Reports

Stemming the Tide: Diverting Youth with Mental Health Conditions from the Illinois Juvenile Justice System

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Author(s): The Illinois Mental Health Opportunities for Youth Diversion Task Force

Published: 2018

Report Intro/Brief:
“The Illinois Mental Health Opportunities for Youth Diversion Task Force was created to identify and recommend diversion programs that will help treat youth with mental health conditions in the community and avoid initial or further involvement in the justice system.

The Task Force prioritized early intervention, as it provides the best opportunity to divert youth to services that will both impact the quality of their lives and prevent the negative impacts of system involvement. However, youth with mental health conditions are seen across the system and those with significant behavioral health needs are found deeper in the system. Our recommendations present a road map to build a stronger diversion system that addresses youth with mental health conditions specifically.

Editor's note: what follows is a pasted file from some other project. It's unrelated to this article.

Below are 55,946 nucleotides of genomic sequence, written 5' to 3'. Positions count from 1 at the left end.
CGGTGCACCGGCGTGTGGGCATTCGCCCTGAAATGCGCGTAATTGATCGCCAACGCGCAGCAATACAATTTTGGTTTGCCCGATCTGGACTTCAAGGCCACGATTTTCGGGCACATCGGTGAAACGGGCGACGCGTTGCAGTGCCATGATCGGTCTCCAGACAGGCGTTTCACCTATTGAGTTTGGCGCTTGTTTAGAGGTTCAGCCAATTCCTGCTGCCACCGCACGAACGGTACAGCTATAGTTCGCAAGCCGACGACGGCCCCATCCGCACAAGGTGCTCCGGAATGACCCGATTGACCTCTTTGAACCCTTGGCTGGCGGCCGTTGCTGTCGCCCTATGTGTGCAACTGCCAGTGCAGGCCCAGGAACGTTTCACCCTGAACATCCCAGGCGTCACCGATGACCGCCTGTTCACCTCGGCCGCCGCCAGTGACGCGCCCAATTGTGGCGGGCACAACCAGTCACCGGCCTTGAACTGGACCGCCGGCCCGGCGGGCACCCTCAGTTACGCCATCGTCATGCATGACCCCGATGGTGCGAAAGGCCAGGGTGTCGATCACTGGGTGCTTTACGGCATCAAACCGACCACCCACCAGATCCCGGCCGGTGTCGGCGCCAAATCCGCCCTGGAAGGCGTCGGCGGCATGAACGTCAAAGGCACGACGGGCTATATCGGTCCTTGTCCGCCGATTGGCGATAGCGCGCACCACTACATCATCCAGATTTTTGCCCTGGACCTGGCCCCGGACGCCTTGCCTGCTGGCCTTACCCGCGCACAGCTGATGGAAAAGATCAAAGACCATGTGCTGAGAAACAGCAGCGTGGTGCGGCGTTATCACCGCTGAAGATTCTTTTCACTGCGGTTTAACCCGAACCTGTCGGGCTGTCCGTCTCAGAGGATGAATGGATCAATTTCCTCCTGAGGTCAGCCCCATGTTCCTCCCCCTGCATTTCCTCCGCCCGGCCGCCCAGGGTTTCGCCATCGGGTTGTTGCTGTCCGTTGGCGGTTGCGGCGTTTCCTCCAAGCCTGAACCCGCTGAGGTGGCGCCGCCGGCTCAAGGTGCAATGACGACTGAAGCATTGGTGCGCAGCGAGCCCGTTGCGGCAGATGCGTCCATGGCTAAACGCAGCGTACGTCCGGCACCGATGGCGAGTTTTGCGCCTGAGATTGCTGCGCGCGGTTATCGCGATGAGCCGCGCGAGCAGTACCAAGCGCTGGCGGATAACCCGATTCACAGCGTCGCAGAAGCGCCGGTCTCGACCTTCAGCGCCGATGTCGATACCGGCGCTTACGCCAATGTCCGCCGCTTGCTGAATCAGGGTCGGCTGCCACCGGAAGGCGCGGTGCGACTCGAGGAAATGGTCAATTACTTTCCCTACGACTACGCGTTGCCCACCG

Summary of Recommendations

  1. Improve mental health screening for justice involved youth.
  2. Invest in early intervention for serious mental health conditions.
  3. Expand screening and sustain the Illinois Comprehensive Community-Based Youth Services (CCBYS) program.
  4. Train communities in mental health awareness.
  5. Expand Crisis Intervention Team Training for Youth (CIT-Y) programs across the state.
  6. Avoid the use of arrests for misdemeanor offenses committed by youth living with mental health conditions.
  7. Implement best-practices for new or existing Juvenile Assessment Center model programs.
  8. Evaluate the effectiveness of station adjustments for juvenile offenses.
  9. Expand the implementation of juvenile mental health courts.
  10. Expand funding for the Mental Health Juvenile Justice Initiative.
  11. Ensure eligible youth are enrolled in Medicaid before release.
  12. Alleviate the medication gap upon release.
  13. Ensure continuum of housing and income upon release.
  14. Track positive youth outcomes, not just recidivism.”

 

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